News for September 12, 2011

News Today includes stories about Bethlehem VegFest, carotenoid rich fruit, Food Labels, Wild Horses, Genetically Engineered Salmon, Meatless Monday, Dog Heroes, Deep-Sea Fishing, Urban Farming, Elephants, Cows, Birds, White Castle, Americans Can’t Cook, cats, animals, Happy Feet, Environmental Footprint, Wood Preservatives, Homemade Wine, Dugongs, Turtles, Eat Local, Gordon Ramsay, gnocchi, soda, Veg Kids, New Vegan Restaurant, Unemployed, Monsanto, Paid Sick Leave, 3D-printed foods, Adulterated, Superweeds, Bluefin Tuna, and recipes.

Golden Glow

How to be more attractive by eating carotenoid rich fruit and vegetables rather than tanning for healthy looking skin.

Read full article


Stumped at the Supermarket? Your Food Label Glossary

A recent study by Yale researchers from the Rudd Center for Food Policy and Obesity found that parents often misinterpret health claims on children’s cereals, assuming they are more nutritious than they actually are.

Read full article


Wild Horse Policy Scrutinized In Wyoming

 Wild Horse Policy Scrutinized In Wyoming

The roundup south of Eden, a tiny town amid a sagebrush sea that stretches to the Wind River Range, marked the start of a new federal policy that puts more emphasis on fertility control and less on horse removal to manage the wild horse population throughout the West. The U.S. Bureau of Land Management policy calls for scaling back its removal of wild horses from Western ranges from 10,000 to 7,600 a year.

Read full article


Genetically Engineered Salmon Waylaid By Congress

Members of Congress are pushing to stop the Food and Drug Administration from approving genetically engineered salmon, saying not enough is known about a fish they say could harm fishery businesses in coastal states.

Read full article


Meatless Monday: Value Added — Slow Food USA Brings Back the Real Value Meal

Long before fast food’s so-called value meal, we had real ones. We cooked with the ingredients at hand, with what we could get. For centuries, that which we now call local and seasonal is all anyone knew. The accent was often on beans — cheap, nourishing and filling. How that morphed into fast food in just a couple generations is our loss and corporate food’s gain.

Read full article


Dog Heroes: A Look At Heroic Canines Over The Years

While some oppose the use of animals for human purposes, particularly in warfare, most appreciate the heroism of these canines.

Read full article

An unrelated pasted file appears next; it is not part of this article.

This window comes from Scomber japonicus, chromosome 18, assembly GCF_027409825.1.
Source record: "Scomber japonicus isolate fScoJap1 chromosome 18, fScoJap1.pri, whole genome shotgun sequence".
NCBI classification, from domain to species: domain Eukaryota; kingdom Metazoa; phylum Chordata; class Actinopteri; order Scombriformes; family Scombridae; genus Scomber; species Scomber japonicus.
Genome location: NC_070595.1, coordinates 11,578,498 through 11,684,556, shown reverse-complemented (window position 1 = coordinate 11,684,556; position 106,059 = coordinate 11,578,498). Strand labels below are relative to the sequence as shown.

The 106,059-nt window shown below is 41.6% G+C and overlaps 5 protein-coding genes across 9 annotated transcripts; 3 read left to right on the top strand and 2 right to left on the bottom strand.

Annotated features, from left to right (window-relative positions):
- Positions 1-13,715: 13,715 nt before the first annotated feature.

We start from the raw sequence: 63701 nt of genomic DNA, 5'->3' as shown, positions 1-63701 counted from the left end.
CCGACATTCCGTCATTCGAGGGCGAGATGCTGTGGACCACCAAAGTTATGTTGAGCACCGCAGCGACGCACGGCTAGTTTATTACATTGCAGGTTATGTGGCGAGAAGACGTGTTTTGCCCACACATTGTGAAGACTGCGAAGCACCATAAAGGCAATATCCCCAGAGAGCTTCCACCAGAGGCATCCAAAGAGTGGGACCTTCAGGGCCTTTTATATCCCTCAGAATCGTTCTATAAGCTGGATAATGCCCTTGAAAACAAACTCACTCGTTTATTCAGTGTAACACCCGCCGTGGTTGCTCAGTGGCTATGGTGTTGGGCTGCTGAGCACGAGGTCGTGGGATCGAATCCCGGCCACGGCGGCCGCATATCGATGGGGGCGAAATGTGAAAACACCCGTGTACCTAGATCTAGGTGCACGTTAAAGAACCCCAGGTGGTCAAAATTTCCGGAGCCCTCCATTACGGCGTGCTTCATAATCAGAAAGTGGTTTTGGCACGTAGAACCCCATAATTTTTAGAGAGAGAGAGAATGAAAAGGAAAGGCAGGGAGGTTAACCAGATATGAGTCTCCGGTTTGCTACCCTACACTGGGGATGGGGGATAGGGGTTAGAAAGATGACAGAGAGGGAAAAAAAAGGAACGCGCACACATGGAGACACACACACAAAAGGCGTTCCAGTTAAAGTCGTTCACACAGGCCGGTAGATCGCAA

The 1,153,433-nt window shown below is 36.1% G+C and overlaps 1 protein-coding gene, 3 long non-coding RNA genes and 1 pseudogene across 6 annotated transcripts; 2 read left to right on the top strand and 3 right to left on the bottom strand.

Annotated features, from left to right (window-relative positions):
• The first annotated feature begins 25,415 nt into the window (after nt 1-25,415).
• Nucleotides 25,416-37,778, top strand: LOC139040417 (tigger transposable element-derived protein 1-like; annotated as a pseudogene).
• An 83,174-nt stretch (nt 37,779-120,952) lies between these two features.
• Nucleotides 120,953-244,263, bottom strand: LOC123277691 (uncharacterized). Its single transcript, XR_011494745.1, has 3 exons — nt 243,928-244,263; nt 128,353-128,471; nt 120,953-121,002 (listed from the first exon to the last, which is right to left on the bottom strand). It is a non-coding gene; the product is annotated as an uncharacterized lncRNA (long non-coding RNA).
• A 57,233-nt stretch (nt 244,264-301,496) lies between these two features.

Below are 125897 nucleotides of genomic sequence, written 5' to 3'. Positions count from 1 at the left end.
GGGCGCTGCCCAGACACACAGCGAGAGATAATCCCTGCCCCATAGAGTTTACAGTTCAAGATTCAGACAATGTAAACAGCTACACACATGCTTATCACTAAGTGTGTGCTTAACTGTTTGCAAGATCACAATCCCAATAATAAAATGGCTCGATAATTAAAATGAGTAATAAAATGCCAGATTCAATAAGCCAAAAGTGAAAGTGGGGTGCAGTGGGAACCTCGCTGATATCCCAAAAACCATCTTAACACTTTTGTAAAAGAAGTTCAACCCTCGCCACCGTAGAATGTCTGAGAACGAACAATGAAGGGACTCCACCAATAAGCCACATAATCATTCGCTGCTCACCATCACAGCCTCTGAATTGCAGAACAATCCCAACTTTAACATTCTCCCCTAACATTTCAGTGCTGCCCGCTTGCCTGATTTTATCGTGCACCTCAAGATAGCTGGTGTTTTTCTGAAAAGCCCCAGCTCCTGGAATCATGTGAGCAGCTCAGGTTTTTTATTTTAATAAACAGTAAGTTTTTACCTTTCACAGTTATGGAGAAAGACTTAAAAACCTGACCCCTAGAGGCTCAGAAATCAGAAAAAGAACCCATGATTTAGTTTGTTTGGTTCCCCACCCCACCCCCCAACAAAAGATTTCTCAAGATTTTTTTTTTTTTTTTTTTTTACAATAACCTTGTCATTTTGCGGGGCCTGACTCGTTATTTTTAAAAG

Rescue Dog Became A Hero On September 11

She may be retired now, but Red was one of the four-legged heroes in the aftermath of the September 11th attacks.

Read full article


Deep-Sea Fishing: Marine Scientists Call For Sustainable Alternatives

An international group of marine scientists are calling for an end to most deep-sea fishing and supportive government subsidies after finding that most deep-sea fisheries are unsustainable.

Read full article


Chicago Urban Farming: City Council Approves New Ordinance

The Chicago City Council approved a zoning code amendment allowing for more widespread urban agriculture Thursday.

Read full article


Kandula, Elephant at Washington, D.C. National Zoo Wows Researchers

Kandula, a nine-year-old Asian elephant at the Smithsonian National Zoological Park in Washington D.C., has wowed researchers by pushing a box to create a perch to reach hanging fruit, showing that elephants have spontaneous problem-solving skills, according to a study published last month in the science journal PLoS One.

Read full article


Bomb-Sniffing Dogs Named After 9/11 Victim

Spencer is among more than 530 police officers who work with bomb-sniffing dogs named after police officers, firefighters and others killed when they responded to the 9/11 terrorist attacks. His job, like that of other officers assigned to train stations, airports and bus terminals, is to prevent another attack.

Read full article


Cambodian Boy Suckles From Cow After Parents Leave

 Cambodian Boy Suckles From Cow After Parents Leave

A Cambodian man says his young grandson has lived partly on milk he suckles directly from a cow since the boy’s parents left their rural village in search of work.

Read full article


Bird Walking Down an Escalator is a Metaphor for Your Life

This video of a seagull trying to walk down an up escalator in a mall needs to be narrated by Werner Herzog. Stat.

Read full article


Do Women Love Their Dogs More Than Men?

He doesn’t talk back. He doesn’t interrupt. And he’s always up for a cuddle. Your dog is clearly an attentive partner, certainly beating out the cat (who either falls asleep or walks away) and the goldfish (who keeps giving you the cold shoulder). But does your pooch beat out even your human partner or husband?

Read full article


Martin Kessman, Overweight Man, Sues White Castle Because He Can’t Fit In Seats

 

A 290 pound man is suing the White Castle fast food chain because, he claims, their seats aren’t built for a person of his size.

Read full article


Cooking Survey Reveals That 28% Of Americans Can’t Cook